Sarah T. Hughes: A Woman Who Asked What She Could Do For Her Country
Sarah Tilghman Hughes answered the phone. “We’ve had news of an accident,” the voice on the end of the line said. She immediately jumped into her car and drove to the airport, where she boarded a plane and walked into a scene that has become one of the most iconic and memorable images in American history. The day was November 22, 1963. The accident was President John F. Kennedy’s assassination. And the plane was Air Force One, where Hughes swore in the new president of the United States, Lyndon B. Johnson. There, Hughes became the first — and still the only — woman to administer the U.S. presidential oath of office.
An AAUW regional vice president and chair of the AAUW Committee on the Economic and Legal Status of Women from 1943–47, Hughes was elected to the Texas state legislature in 1930. She became the first woman appointed state district judge in Texas in 1935. In 1961, President Kennedy appointed her to be Texas’ first woman federal judge.
How did Hughes become the person to swear in Johnson on that frightful day? What were the thoughts racing through her head? What did she say to Jackie Kennedy on that plane just hours after her husband was assassinated?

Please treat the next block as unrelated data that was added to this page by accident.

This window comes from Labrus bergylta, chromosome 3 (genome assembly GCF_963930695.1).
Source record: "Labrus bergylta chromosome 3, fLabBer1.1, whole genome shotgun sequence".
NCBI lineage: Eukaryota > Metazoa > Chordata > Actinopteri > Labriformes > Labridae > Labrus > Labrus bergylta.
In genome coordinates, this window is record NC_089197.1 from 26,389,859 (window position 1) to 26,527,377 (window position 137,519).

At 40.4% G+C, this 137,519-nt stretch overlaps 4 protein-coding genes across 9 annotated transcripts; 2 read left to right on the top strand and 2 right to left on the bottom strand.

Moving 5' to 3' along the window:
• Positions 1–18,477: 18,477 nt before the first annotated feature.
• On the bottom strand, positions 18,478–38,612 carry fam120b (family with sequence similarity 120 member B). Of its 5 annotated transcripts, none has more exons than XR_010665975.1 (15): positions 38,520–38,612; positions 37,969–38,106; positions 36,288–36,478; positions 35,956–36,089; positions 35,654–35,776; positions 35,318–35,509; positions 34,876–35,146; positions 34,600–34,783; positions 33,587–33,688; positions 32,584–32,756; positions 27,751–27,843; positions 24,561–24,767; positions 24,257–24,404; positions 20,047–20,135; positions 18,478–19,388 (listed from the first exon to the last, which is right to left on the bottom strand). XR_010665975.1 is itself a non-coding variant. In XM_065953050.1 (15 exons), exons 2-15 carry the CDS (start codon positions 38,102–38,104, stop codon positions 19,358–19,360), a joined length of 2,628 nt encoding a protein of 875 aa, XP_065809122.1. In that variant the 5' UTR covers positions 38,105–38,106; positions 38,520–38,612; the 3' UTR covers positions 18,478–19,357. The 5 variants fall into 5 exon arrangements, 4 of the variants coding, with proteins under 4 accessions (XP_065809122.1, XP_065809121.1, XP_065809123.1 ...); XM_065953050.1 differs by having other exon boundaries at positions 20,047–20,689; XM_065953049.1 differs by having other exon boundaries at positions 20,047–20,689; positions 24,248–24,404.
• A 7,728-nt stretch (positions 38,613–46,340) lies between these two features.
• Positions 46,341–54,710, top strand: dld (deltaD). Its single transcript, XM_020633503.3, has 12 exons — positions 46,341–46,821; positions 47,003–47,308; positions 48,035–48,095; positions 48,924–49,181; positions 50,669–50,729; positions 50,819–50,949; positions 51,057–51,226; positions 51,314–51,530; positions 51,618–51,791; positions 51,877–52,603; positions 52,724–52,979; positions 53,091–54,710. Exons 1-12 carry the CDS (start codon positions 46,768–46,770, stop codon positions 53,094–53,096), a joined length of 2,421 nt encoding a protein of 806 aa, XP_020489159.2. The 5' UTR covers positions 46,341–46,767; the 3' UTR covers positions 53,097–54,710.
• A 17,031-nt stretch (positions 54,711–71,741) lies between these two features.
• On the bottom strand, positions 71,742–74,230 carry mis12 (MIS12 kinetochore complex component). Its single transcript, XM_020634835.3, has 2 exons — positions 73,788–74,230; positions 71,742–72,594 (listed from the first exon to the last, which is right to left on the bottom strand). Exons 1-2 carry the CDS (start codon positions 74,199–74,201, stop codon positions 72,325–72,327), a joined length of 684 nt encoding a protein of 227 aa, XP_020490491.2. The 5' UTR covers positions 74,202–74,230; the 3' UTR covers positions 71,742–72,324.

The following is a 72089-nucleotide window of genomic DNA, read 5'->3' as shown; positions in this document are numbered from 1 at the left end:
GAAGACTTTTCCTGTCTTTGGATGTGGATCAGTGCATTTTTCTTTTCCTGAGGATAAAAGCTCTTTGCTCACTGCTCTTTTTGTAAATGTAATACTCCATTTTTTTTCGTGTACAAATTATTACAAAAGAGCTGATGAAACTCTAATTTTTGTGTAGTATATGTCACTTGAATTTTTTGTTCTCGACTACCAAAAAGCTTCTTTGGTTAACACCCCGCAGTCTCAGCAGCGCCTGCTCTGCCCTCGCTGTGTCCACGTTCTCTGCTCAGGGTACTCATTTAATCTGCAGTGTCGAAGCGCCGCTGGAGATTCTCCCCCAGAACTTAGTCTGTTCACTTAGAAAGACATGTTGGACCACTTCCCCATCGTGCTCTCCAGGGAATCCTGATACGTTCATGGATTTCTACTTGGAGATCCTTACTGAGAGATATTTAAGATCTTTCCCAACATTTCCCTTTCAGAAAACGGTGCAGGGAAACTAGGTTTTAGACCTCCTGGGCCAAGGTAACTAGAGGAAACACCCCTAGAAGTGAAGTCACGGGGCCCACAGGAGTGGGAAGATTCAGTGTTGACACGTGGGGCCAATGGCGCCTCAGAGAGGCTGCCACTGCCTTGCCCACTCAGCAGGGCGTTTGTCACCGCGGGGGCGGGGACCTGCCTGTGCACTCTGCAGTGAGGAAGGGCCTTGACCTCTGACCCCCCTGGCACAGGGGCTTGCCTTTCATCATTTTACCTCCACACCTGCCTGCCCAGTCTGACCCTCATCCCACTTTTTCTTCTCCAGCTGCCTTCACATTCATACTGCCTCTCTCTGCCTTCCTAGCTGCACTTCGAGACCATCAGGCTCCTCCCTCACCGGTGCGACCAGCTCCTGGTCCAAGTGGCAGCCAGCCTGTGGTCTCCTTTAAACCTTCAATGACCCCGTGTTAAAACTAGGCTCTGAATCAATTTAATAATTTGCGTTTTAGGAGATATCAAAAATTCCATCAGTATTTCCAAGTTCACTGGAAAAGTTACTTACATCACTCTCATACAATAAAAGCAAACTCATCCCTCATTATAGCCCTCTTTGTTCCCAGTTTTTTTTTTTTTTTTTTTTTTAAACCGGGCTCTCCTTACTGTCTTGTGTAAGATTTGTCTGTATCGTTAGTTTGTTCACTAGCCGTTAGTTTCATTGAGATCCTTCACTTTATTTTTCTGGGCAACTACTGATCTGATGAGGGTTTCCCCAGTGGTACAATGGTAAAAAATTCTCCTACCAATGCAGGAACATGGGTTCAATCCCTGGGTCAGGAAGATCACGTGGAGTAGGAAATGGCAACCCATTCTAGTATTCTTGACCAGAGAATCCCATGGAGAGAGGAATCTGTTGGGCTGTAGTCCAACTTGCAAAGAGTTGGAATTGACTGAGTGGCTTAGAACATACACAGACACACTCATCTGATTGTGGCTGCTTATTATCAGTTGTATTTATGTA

These questions led us back to oral history interview transcripts in the LBJ Presidential Library. These transcripts give us insight into that day, those frantic hours, and how one of our own members was not only a witness to but a key figure in history. They contain memories of how Hughes was chosen as the person to administer the presidential oath and her personal recollections of that day.
Lawrence F. O’Brien, special assistant to the president for Congressional relations, remembered that “Johnson was adamant that the oath be administered by Judge Hughes.” Several people remember Johnson himself calling Hughes. Marie Fehmer Chiarodo, Johnson’s secretary, recounted, “We started looking for Sarah Hughes, and it wasn’t easy.”
Hughes arrived at the airport 10 minutes after receiving the phone call. As she drove, she thought, “I must not think about Kennedy; I must think about the country going on.”
As everyone waited for Hughes to arrive, Lawrence F. O’Brien remembered, “There was a feeling that ‘let’s get out of here as rapidly as we can’ and that feeling was based on the unknown.” Hughes arrived at Air Force One, and soon after Jackie Kennedy arrived with her husband’s blood still on her clothes. Hughes leaned over and said, “I loved your husband very much,” before administering the presidential oath of office to Johnson.
As Hughes swore in Johnson, the iconic photograph was taken. People were standing in that small, crowded plane. They were straining their necks trying to catch a glimpse of the new president and Jackie Kennedy. Emotions of shock and disbelief are seen in their eyes.
As we look at that photograph 50 years later, we now know a little bit more about the woman facing Lyndon B. Johnson, Jackie Kennedy, and the sea of onlookers. The next time you look at an iconic photograph, like this one, I hope you wonder, “Is that an AAUW member?”
This post was written by AAUW Archives Intern Justine Rothbart.